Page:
David Stirling: The Phoney Major: The Life, Times and Truth about the Founder of the SAS

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David Stirling: The Phoney Major: The Life, Times and Truth about the Founder of the SAS

David Stirling: The Phoney Major: The Life, Times and Truth about the Founder of the SAS

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The other key player in the early SAS, who was never given the credit he deserved, says Mortimer, was Paddy Mayne. Why? Because Stirling feared and envied the talented Ulsterman in “equal measure”. Mayne was one of the few men who had seen through Stirling and recognised him for what he was: an incompetent egomaniac. Mclean, Fitzroy (2004). "Stirling, Sir (Archibald) David (1915–1990)". Oxford Dictionary of National Biography. Oxford University Press. Wartime Raid is Recalled in Leader's Libel Actions". The Glasgow Herald. Glasgow. 24 May 1968. p.9 . Retrieved 30 March 2015. After the war, Stirling never achieved any real success, other than building his own myth once Mayne was safely out of the way. He got involved in various shady schemes in Africa and other places, often involving former, and sometimes serving, SAS operators, including one to depose the Libyan dictator Muammar Gaddafi. Mortimer is scathing about how Stirling’s influence in these years ‘corrupted’ the SAS. In fact, it was Bill Stirling, working in Cairo at the time, who wrote much of the memo and made sure it was read by senior officers. Mortimer notes:

Michael Alexander speaks to the author of a new book who thinks SAS founder Sir David Stirling should be regarded as a ‘phoney major’. Goodwin, Nicola (6 May 2010). "SAS: Troopers tell their stories". BBC News . Retrieved 23 June 2017. The SAS: Savage Wars of Peace: 1947 to the Present, by Anthony Kemp, John Murray, 1994, pp. 88–89 [ ISBNmissing] The release of this book around the time of showing of the BBC TV series "Rogue Heroes" based on the prior recent book about the SAS by Ben McIntyre, seems very fortuitous given the BBC serial takes a few (but not many) liberties with the facts.Drawing on interviews with SAS veterans who fought with Stirling and men who worked with him on his post-war projects, and examining recently declassified governments files about Stirling's involvement in Aden, Libya and GB75, Mortimer's riveting biography is incisive, bold, honest and written with his customary narrative panache. From September 1939 to May 1940, apart from a few brief skirmishes, both sides were content to remain behind their defences. This contrast with the blitzkrieg ('lightning war') tactics of the Polish campaign resulted in the war being labelled as the 'sitzkrieg' and the 'Bore War'. Saxon, Wolfgang (6 November 1990). "Sir David Stirling, 74, the Founder of Britain's Elite Commando Unit". The New York Times. ISSN 0362-4331 . Retrieved 1 February 2017. However, the Polish Army general plan for defence, Plan West, assumed that the Allies' offensive on the Western front would provide significant relief to the Polish front in the East. [12] The Phoney War was also referred to as the "Twilight War" (by Winston Churchill) and as the Sitzkrieg [6] ("the sitting war": a word play on blitzkrieg created by the British press). [7] [8] [9] In French, it is referred to as the drôle de guerre ("funny" or "strange" war). [a]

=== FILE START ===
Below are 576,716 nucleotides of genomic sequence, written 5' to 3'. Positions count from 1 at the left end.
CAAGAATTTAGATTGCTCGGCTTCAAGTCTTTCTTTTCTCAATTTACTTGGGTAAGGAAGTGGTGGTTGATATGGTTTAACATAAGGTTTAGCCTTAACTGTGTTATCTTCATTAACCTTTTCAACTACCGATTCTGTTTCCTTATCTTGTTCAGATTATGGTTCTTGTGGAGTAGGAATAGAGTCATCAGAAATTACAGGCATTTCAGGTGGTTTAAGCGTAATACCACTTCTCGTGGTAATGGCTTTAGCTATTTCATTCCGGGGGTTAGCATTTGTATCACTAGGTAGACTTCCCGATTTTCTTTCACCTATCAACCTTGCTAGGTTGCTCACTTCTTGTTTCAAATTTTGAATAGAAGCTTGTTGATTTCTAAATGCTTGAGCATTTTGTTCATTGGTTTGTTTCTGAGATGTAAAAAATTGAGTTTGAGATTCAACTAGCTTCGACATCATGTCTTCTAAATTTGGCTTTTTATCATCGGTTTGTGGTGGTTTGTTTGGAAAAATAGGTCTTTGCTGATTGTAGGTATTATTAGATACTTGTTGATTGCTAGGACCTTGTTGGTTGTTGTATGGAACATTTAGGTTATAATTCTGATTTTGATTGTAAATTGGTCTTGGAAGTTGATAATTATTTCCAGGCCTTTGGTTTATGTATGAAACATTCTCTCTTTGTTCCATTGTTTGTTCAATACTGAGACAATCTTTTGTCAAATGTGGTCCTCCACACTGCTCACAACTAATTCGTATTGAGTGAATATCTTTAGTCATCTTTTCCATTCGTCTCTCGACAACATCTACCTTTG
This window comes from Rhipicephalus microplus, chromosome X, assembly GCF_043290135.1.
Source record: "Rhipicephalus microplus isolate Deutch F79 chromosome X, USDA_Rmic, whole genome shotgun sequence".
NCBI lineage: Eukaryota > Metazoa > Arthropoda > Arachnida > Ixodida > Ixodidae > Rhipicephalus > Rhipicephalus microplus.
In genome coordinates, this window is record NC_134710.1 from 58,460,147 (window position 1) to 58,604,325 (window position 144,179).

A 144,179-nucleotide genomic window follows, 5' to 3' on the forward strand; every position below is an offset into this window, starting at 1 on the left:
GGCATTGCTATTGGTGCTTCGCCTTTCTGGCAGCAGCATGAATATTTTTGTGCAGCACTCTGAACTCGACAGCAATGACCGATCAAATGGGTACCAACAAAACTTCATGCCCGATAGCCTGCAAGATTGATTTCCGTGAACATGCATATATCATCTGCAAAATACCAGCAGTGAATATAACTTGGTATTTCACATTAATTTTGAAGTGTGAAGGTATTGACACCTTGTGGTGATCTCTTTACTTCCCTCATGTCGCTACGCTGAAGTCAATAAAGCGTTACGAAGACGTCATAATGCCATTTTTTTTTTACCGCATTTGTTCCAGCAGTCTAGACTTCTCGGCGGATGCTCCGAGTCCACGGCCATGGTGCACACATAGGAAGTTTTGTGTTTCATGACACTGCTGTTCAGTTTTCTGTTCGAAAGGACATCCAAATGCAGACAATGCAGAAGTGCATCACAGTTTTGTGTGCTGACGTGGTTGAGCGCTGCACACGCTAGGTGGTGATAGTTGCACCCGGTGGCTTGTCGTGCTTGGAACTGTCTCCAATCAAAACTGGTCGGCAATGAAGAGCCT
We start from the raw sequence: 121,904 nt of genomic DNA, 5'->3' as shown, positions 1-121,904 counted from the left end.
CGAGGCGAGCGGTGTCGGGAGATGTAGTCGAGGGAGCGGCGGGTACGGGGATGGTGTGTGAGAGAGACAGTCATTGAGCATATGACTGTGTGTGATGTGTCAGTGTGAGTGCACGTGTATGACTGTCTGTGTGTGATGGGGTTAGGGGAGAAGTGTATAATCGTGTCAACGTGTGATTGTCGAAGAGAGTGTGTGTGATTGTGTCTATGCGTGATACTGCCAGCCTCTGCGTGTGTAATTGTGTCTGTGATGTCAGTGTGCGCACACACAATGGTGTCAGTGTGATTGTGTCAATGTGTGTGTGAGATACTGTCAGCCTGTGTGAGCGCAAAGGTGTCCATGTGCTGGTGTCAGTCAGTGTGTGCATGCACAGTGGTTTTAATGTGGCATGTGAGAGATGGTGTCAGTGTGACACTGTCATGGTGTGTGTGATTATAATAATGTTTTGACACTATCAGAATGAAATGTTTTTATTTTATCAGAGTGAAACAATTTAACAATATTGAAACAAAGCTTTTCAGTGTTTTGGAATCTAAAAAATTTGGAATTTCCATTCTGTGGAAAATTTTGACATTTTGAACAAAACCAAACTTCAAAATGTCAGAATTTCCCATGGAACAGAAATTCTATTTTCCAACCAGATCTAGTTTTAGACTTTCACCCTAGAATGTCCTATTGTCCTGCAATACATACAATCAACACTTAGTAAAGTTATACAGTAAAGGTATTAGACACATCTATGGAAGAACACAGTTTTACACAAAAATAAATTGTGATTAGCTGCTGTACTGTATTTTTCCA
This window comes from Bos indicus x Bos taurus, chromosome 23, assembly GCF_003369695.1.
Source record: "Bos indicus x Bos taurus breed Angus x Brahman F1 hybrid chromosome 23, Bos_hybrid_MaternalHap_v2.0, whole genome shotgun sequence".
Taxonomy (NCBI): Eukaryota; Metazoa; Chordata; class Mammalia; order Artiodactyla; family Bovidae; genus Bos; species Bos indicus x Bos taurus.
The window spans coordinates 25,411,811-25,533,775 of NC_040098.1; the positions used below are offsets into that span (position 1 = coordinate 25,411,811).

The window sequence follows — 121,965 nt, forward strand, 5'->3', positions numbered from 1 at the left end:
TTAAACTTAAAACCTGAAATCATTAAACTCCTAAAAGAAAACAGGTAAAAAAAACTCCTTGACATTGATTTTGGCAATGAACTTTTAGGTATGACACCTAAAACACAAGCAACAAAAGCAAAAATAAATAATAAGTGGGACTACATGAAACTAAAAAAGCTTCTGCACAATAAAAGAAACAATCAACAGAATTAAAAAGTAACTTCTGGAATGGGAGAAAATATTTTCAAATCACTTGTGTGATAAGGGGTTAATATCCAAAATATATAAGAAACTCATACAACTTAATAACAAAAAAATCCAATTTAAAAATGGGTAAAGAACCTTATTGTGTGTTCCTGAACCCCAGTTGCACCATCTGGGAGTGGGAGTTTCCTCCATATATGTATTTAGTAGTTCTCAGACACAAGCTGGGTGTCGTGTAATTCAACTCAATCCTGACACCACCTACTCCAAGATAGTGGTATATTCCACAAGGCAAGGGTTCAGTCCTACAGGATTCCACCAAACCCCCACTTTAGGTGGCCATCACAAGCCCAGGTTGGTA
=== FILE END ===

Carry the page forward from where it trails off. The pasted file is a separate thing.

If you're coming to Coles by car, why not take advantage of the 2 hours free parking at Sainsbury's Pioneer Square - just follow the signs for Pioneer Square as you drive into Bicester and park in the multi-storey car park above the supermarket. Come down the travelators, exit Sainsbury's, turn right and follow the pedestrianised walkway to Crown Walk and turn right - and Coles will be right in front of you. You don't need to shop in Sainsbury's to get the free parking! Where to Find Us In his excellent new book, David Stirling: the phoney major: the life, times and truth about the founder of the SAS, Gavin Mortimer uses extensive research and impressive access over many years to wartime members of the SAS to tell us the real story of the life of David Stirling and the often troubled infancy of the service.After his capture, Stirling’s war was over, despite a number of abortive escape attempts, which eventually led him to Colditz. The SAS thrived under Mayne for the rest of the war. Following Mayne’s untimely death in a car crash in 1955, Stirling once again used his powers of self-promotion to create his own myth, appropriating many of Mayne’s qualities and successes along the way. in 1984 the new base of the SAS was renamed Stirling Lines (from Bradbury Lines) in his honour. [30] Stirling was at best an incompetent soldier and at worst a foolhardy one, who jeopardised his men's live with careless talk and hare-brained missions. a b McNaughton, Frank (19 September 1939). Edward T. Leech (ed.). "Roosevelt Deplores German Bombings". Pittsburgh Post-Gazette. Pittsburgh: Pittsburgh Press Company. United Press. p.8. ISSN 1068-624X . Retrieved 9 September 2015. "There is something phoney about this war," [Senator William E. Borah (R. Idaho) in an interview] told questioners yesterday, explaining that he meant the comparative inactivity on the Western Front. "You would think," he continued, "that Britain and France would do what they are going to do now while Germany and Russia are still busy in the East, instead of waiting until they have cleaned up the eastern business." He did not expect an early end to hostilities.